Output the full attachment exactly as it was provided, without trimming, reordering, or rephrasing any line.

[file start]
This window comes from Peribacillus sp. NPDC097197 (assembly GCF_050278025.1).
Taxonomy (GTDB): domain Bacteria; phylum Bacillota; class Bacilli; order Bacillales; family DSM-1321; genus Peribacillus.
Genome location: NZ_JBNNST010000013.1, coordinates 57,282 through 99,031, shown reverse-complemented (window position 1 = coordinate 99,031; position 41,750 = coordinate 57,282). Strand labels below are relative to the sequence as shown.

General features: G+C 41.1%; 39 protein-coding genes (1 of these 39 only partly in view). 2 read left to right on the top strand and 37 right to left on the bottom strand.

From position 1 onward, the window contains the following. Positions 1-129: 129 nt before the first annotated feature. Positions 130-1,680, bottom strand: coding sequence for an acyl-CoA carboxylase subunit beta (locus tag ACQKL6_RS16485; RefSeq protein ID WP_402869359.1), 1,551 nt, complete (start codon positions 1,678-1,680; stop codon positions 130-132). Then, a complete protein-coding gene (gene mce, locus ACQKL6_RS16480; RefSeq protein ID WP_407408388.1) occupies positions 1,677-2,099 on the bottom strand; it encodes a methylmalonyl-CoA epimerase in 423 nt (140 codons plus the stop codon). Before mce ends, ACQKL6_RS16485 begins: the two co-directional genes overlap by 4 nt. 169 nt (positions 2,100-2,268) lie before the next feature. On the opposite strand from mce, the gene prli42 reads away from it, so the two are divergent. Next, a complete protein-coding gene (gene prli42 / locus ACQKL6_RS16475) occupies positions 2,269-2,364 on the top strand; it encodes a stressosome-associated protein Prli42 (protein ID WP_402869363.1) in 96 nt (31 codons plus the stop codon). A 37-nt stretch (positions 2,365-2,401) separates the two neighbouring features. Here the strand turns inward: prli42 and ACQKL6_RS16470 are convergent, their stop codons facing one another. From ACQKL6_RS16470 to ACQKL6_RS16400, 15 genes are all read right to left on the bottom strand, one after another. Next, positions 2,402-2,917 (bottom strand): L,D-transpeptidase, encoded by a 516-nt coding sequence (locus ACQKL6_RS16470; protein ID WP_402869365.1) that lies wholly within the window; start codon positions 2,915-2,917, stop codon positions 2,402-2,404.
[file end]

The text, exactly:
This window comes from Peribacillus sp. NPDC097197 (assembly GCF_050278025.1).
Taxonomy (GTDB): domain Bacteria; phylum Bacillota; class Bacilli; order Bacillales; family DSM-1321; genus Peribacillus.
Genome location: NZ_JBNNST010000013.1, coordinates 57,282 through 99,031, shown reverse-complemented (window position 1 = coordinate 99,031; position 41,750 = coordinate 57,282). Strand labels below are relative to the sequence as shown.

General features: G+C 41.1%; 39 protein-coding genes (1 of these 39 only partly in view). 2 read left to right on the top strand and 37 right to left on the bottom strand.

From position 1 onward, the window contains the following. Positions 1-129: 129 nt before the first annotated feature. Positions 130-1,680, bottom strand: coding sequence for an acyl-CoA carboxylase subunit beta (locus tag ACQKL6_RS16485; RefSeq protein ID WP_402869359.1), 1,551 nt, complete (start codon positions 1,678-1,680; stop codon positions 130-132). Then, a complete protein-coding gene (gene mce, locus ACQKL6_RS16480; RefSeq protein ID WP_407408388.1) occupies positions 1,677-2,099 on the bottom strand; it encodes a methylmalonyl-CoA epimerase in 423 nt (140 codons plus the stop codon). Before mce ends, ACQKL6_RS16485 begins: the two co-directional genes overlap by 4 nt. 169 nt (positions 2,100-2,268) lie before the next feature. On the opposite strand from mce, the gene prli42 reads away from it, so the two are divergent. Next, a complete protein-coding gene (gene prli42 / locus ACQKL6_RS16475) occupies positions 2,269-2,364 on the top strand; it encodes a stressosome-associated protein Prli42 (protein ID WP_402869363.1) in 96 nt (31 codons plus the stop codon). A 37-nt stretch (positions 2,365-2,401) separates the two neighbouring features. Here the strand turns inward: prli42 and ACQKL6_RS16470 are convergent, their stop codons facing one another. From ACQKL6_RS16470 to ACQKL6_RS16400, 15 genes are all read right to left on the bottom strand, one after another. Next, positions 2,402-2,917 (bottom strand): L,D-transpeptidase, encoded by a 516-nt coding sequence (locus ACQKL6_RS16470; protein ID WP_402869365.1) that lies wholly within the window; start codon positions 2,915-2,917, stop codon positions 2,402-2,404.